By Fetra Rakotondrasoava
Translated by Joe Flynn
54 out of 55 African countries under a single free trade area, Africa will be the largest market in the World from July 2020. Indeed, the largest free trade zone concluded between African countries is entering its operationalization phase, at the African Union Summit, held in Niamey, Niger on July, 7th 2019. This zone will include the Tripartite Free Trade Area, which includes the Common Market for Eastern and Southern Africa (COMESA), the East African Community (EAC) and the Southern African Development Community (SADC), with the Economic Community of Central African States (ECCAS), the Economic Community of West African States (ECOWAS), the Arab Maghreb Union and the community of Sahelo-Saharan States. It will bring more than 1.2 billion people, for a combined GDP of 2.5 trillion US dollars. According to the United Nations Economic Commission for Africa (UNECA), the African Continental Free Trade Agreement (AfCFTA) should increase the level of intra-African trade by more than 52%, once fully operational and by 2022. The AfCFTA promotes a single market of goods and services, a free movement of businessmen and investors, and thus paving the way for the creation of an African Customs Union.
Furthermore, according to ‘World Populations prospects’, by the end of this century, one-third of the world’s population and a large fraction of its youth will be African. Populations in Africa are growing up. Consumers as well continue to grow up. In that sense, it is essential for companies to be in Africa. In fact, those who are implanted in Africa will be in a good position, since they know the market in Africa, the connections and the distribution channels. They could beat their rivals, who failed to invest in Africa before them. At the same time, as the large segment of the African population will be young, workforces will also experience a considerable increase. If most regions and many developed countries face problems of declining its labor force, Africa will experience an increase.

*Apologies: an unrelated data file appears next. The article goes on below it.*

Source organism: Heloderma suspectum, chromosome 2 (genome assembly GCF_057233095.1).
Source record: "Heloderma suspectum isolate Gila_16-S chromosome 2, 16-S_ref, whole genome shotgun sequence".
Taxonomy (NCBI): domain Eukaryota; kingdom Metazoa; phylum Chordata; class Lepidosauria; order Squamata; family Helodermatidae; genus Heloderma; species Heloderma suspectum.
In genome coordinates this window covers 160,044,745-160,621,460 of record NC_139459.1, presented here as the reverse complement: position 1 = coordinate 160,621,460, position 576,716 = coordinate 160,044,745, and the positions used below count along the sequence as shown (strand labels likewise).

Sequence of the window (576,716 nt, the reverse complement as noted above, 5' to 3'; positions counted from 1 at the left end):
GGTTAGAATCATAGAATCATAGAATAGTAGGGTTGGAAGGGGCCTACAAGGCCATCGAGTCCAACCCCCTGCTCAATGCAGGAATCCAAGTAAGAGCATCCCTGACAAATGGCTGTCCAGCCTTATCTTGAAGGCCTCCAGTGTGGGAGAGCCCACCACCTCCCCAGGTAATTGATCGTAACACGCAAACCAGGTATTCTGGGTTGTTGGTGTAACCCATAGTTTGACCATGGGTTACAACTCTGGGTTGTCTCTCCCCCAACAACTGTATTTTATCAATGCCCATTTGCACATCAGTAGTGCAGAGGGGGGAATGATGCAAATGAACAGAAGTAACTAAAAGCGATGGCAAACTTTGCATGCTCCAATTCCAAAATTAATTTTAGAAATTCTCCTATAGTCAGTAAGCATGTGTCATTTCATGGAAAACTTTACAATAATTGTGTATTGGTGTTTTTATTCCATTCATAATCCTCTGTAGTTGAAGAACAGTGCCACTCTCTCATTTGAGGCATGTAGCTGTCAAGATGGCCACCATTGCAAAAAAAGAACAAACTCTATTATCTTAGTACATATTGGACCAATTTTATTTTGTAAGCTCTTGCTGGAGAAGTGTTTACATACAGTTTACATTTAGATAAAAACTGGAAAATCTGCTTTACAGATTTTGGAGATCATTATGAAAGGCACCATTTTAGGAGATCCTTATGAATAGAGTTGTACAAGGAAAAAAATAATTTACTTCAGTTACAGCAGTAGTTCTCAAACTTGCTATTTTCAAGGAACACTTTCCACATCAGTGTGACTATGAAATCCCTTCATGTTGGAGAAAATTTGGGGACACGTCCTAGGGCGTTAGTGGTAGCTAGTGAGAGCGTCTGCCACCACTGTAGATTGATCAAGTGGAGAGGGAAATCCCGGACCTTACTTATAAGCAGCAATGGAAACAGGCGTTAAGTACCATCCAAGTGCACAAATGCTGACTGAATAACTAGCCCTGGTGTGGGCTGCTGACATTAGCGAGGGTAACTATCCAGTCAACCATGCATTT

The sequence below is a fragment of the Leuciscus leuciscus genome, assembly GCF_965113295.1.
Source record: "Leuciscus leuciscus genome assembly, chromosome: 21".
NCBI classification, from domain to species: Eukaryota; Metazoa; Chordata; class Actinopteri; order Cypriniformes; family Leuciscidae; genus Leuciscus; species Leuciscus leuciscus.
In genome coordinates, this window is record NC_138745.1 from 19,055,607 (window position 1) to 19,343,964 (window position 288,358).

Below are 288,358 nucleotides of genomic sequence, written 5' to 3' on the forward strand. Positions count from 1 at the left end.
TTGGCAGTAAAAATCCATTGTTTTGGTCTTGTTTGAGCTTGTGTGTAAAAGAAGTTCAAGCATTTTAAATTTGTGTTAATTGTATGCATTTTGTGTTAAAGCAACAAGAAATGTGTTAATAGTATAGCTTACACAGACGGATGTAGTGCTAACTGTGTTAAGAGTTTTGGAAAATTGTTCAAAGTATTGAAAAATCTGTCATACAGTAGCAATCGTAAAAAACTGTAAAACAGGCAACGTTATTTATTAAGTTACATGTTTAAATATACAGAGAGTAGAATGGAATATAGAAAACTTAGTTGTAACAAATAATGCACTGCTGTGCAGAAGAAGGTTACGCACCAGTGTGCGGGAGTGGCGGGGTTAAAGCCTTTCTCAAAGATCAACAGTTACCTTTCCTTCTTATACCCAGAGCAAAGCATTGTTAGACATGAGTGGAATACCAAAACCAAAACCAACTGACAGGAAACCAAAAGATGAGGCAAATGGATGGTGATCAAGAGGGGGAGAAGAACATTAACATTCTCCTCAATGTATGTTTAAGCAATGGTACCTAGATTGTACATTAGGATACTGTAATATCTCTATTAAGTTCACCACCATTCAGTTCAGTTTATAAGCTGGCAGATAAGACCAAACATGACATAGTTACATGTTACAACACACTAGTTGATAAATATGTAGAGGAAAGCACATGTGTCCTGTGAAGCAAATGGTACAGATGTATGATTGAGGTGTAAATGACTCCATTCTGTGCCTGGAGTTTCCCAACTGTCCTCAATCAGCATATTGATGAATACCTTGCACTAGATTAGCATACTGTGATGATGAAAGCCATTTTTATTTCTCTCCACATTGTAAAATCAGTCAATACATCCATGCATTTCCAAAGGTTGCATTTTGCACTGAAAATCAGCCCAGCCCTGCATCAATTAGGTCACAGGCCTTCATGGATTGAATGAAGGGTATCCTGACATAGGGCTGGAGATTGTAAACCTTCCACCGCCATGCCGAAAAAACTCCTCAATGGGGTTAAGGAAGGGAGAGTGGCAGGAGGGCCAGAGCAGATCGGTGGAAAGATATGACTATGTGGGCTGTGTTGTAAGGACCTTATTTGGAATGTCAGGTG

Additionally, compared to other regions, Africa remains a natural resource reservoir. A large quantity of gem such as diamonds; chemical elements like cobalt, uranium, nickel-copper, bauxite; gold, silver or iron; petroleum; cocoa beans, sugar, salt, woods and also a lot of tropical fruits are founded in Africa. African territorial sea as well contains a large amount of fish resources. Regarding oil production, Angola, Algeria, Cameroon, Congo, Cote d’Ivoire, the Democratic Republic of the Congo, Egypt, Equatorial Guinea, Gabon, Ghana, Libya, Nigeria, and Tunisia are now the oil-producing country in Africa. 80% of the continent’s production comes from Nigeria, Libya, Algeria, Egypt, and Angola. If Mozambique and Tanzania are now considered as potential oil producers, exploration is still taking place in Madagascar, South Africa, Sudan, Namibia, and Chad.
The future is in Africa. However, that future has to be secured in a sustainable way for the next generation and for the future of humanity.
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